Recognize it as out of the ordinary, Evaluate it in the context of normalcy and a potential threat (I still can’t think of a RATIONAL reason for the ski mask in the summer) and Decide… Wearing a mask in public in Virginia is a crime. For a LEO, time to make the stop. For a citizen – prepare to fight, flee or report it as prudence dictates.
You would be surprised how many people don’t notice this sort of things. Folks need to do more than see, they need to recogize.
There was a group of us in “jump out” gear one morning at a convenience store. We literally watched a guy walk towards the front door and pull a ski mask over his face. We split up, I entered the back of the store and the rest started a perimeter. I observed him enter a busy store, go to the ATM and use a few cards to withdraw money. Periodically looking around the store, WITH A SKI MASK ON IN JULY…but nobody was alarmed, nobody fled or called 911 or reacted at all. He left the store after about 60 seconds of several withdrawal attempts, and the rest of the team intercepted him as he left the store. He was a burglar who stole the cards and obtained the PIN’s for a few. You see the problem? Not one person recognized a potential threat.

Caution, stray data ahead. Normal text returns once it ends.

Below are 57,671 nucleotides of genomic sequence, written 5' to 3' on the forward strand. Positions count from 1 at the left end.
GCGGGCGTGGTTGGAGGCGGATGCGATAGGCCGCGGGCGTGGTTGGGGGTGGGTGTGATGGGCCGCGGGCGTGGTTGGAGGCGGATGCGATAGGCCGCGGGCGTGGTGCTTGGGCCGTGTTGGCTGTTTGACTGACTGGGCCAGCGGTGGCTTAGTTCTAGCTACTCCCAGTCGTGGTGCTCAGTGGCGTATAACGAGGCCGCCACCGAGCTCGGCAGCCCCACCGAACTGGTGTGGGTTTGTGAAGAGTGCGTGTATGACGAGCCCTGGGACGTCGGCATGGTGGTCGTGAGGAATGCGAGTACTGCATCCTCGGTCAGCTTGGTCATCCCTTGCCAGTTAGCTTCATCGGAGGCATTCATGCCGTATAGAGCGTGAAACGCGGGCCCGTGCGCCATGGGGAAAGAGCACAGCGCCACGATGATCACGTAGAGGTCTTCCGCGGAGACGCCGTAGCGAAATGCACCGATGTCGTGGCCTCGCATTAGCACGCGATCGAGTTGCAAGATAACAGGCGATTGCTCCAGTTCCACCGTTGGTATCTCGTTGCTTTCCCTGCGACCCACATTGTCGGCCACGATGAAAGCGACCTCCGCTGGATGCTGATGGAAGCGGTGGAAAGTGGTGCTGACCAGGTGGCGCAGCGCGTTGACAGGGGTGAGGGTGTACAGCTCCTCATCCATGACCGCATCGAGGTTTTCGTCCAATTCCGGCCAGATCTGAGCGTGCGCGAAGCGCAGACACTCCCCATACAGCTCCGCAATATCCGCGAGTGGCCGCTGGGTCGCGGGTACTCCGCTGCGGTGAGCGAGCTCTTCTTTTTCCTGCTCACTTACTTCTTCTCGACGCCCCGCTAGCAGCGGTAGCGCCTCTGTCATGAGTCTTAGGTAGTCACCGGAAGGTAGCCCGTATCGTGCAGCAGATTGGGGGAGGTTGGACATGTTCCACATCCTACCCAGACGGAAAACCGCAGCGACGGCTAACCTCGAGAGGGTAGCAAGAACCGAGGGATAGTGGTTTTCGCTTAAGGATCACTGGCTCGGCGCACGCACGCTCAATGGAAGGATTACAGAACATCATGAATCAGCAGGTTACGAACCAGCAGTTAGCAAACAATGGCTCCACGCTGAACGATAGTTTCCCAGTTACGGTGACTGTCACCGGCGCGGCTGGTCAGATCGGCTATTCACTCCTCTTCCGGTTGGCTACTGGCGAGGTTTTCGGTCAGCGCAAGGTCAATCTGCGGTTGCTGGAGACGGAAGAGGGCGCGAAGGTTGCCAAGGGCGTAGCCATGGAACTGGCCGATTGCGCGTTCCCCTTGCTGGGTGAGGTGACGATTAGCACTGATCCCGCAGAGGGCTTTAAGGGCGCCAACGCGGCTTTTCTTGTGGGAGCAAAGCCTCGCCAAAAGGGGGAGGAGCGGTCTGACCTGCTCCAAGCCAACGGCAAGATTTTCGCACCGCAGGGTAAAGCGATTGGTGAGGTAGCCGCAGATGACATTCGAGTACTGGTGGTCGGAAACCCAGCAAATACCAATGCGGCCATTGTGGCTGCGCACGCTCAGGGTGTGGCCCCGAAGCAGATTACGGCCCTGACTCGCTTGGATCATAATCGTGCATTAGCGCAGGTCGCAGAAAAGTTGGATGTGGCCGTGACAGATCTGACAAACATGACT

Think about daily life. Is it “normal” to wear a heavy jacket or gloves in the summer? A hooded sweatshirt and sunglasses in a convenience store? What is the weather like? At your residence, do you normally get people knocking on your door? If they do, take a look out a window. Are they possible salesmen, religious folks with literature, Girl Scouts with cookies? Or are they two people with nothing in their hands, looking around furtively…do they seem nervous to you? Whispering between themselves? Strange car down the street? Do you even know what cars are normal in your neighborhood? Be mindful, a large percentage of residential burglaries are started by the suspects innocently “knocking” on the front door to see if anyone is at home. If you don’t answer, you may have your back door kicked in shortly after that. (Oh, and knuckledraggers: furtive.)